‘They want to reinvent themselves to become themselves,’ Cherise muses to her record store colleagues in the sixth episode of this year’s Hulu adaptation of the Nick Hornby novel High Fidelity (1995). They are discussing their ‘top five underdogs’ in music, citing Kraftwerk, The Go-Go’s and Prince among other artists who staged comebacks – either inevitable or contrived. Cherise herself (played be Da’Vine Joy Randolph) is the show’s top underdog. She works at Championship Vinyl, a self-consciously hip Crown Heights record shop owned by the disaffected Rob (Robin, played by Zoe Kravitz). Cherise is the true depth of the series. Often belittled by her co-worker Simon (David H. Holmes) and Rob, who dismiss her dreams of being a professional musician, she is an emblem of a kind of Black creativity that demands the space, privacy and revision often denied to Black performers. She points to the trappings of professionalism in the arts by hiding away until she feels ready, self-actualized. Her character offers insight, if we are willing to receive it, into a pernicious idea, implicit in the history of Western entertainment since captive Black bodies were forced to perform on slave ships, that all ‘negroes’ are born singing and dancing – ‘Rhythm-n-ning’, as the 1957 Thelonious Monk track riffs.
Cherise is an unlikely anecdote to some of this terribly flawed thinking. Her energy exposes the line between authenticity and diva-ism, self-respect and self-promotion, dreams deferred and laziness, modesty and self-sabotage. She is a new breed of hero who makes the show worth watching and more than a typical romantic comedy. It is her we leave the series most wanting to befriend, to be a little more like in warmth and intuition, to understand and love.
We first hear of Cherise as Rob lists the people she would call during the apocalypse. After going through everyone closest to her, she ends with a dismissive: ‘And Cherise, I guess.’ At this point in the series we haven’t yet met Cherise, but she is introduced as a nagging afterthought. Pathological solipsism is one of Robin’s tragic personality flaws but, since she is the narrator, it becomes Cherise’s cross to bear and internalize. Cherise first appears on screen entering Championship Vinyl for a shift. She immediately changes the music to play a song she dreamed about the night before, ‘Come on Eileen’ (1982) by Dexys Midnight Runners, which she dances along to, defending her choice. Her stubborn cheerfulness is a foil for the performative despondency of the characters around her: where Rob and Simon are disinterested and remote, she is immediately textured and poised. The record store dynamic is a little toxic in its codependency, a little therapeutic – like a lovingly dysfunctional family. Cherise’s enthusiasm for music, both others’ and her own, is passed off as deluded, contrasting with the aloof pleasure her colleagues derive from listening. They listen to music obsessively, methodically, but not as much to each other. Cherise’s care is what endures. The warmth of her presence redeems scenes in which her co-stars feel overwrought or preoccupied; she shows them how to slow down and stop trying to prove themselves. Despite her efforts, she is trivialized, but her dreams are clearly real and rooted in true talents that she’s refusing to expose until she is ready, for valid reasons. She doesn’t trust the music trivia crowd with her first stumbles into the spotlight of her own sound.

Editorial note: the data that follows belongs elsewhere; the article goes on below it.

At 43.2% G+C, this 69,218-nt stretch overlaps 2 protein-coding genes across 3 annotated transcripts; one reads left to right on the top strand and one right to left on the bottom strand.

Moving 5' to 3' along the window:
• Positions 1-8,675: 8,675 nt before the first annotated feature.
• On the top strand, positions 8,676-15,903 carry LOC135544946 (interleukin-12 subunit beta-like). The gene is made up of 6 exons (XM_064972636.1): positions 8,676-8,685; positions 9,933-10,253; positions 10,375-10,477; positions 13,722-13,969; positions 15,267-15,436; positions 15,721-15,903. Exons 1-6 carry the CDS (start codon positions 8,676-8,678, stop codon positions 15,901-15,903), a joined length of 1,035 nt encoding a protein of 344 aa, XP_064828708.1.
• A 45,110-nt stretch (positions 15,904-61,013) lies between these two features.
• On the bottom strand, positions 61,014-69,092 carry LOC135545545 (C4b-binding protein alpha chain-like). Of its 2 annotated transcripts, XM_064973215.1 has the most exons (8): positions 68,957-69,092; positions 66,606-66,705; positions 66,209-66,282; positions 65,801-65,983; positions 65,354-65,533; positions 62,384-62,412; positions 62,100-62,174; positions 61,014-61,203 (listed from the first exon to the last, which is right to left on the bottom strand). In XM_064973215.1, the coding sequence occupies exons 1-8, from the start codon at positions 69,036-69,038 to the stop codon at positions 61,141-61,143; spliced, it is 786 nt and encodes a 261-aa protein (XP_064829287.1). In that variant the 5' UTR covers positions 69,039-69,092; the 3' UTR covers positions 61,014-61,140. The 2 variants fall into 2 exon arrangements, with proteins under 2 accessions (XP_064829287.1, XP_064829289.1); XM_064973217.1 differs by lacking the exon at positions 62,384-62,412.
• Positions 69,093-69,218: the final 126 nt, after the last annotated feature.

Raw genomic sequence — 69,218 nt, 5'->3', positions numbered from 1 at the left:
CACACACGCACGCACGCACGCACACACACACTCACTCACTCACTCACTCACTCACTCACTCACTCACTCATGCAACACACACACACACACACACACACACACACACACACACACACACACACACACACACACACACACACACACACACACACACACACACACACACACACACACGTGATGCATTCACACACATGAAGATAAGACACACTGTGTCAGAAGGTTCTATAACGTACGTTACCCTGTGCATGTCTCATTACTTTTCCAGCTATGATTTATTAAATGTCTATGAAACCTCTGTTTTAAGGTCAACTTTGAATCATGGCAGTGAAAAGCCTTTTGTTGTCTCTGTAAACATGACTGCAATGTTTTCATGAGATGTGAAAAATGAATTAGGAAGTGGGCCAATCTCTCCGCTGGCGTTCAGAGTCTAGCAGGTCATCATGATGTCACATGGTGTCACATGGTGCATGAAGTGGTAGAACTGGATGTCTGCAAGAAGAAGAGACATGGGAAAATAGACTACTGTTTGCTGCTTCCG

One shift, Cherise arrives late and Rob threatens to fire her. After Cherise claps back, Simon jokes to Rob: ‘You’ve created this monster, now we all have to deal with it.’ In the next scene, Cherise is seen sweeping, like some remix of Gordon Parks’s American Gothic (1942): another Black woman with a broom and a dream, the help, the mammy; a mirror for the monsters around her, one of the main forces humanizing them. It is over drinks that same evening that Cherise brings up her favourite underdogs and the concept of reinventing oneself to become oneself. I think of Charlie Mingus’s autobiography, Beneath the Underdog (1971), and of Black musical giants relegated to afterthoughts because they refuse to do the minstrel right. Cherise is on her way into their umbra, a self-proclaimed Aretha Franklin meets Ann Wilson.
By the end of the series, Robin has come to terms with her intimacy issues and her bad-friend issues. She trades her favourite David Bowie record for a Fender Vintera 1960s Mustang guitar, which Cherise has been saving up for by working a second job as a hotel coat-check girl. In true underdog glory, the show closes with Cherise’s cadences as she teaches herself chords and composes a song, singing herself and us its mending melody, for every bleeding heart in the cast and in the audience. I hope for a second season because I want to see her evolve from being dismissed by her colleagues to creating the kind of music that reminds us that Black people have private lives and hidden talents. We slang and dance these gifts into the shadows sometimes so that we can reinvent their cadences on our own terms.
Harmony Holiday is a poet and performer based in Los Angeles, USA. Her books Maafa and Reparations are both forthcoming in June. A third book, A Jazz Funeral for Uncle Tom, will be published in July.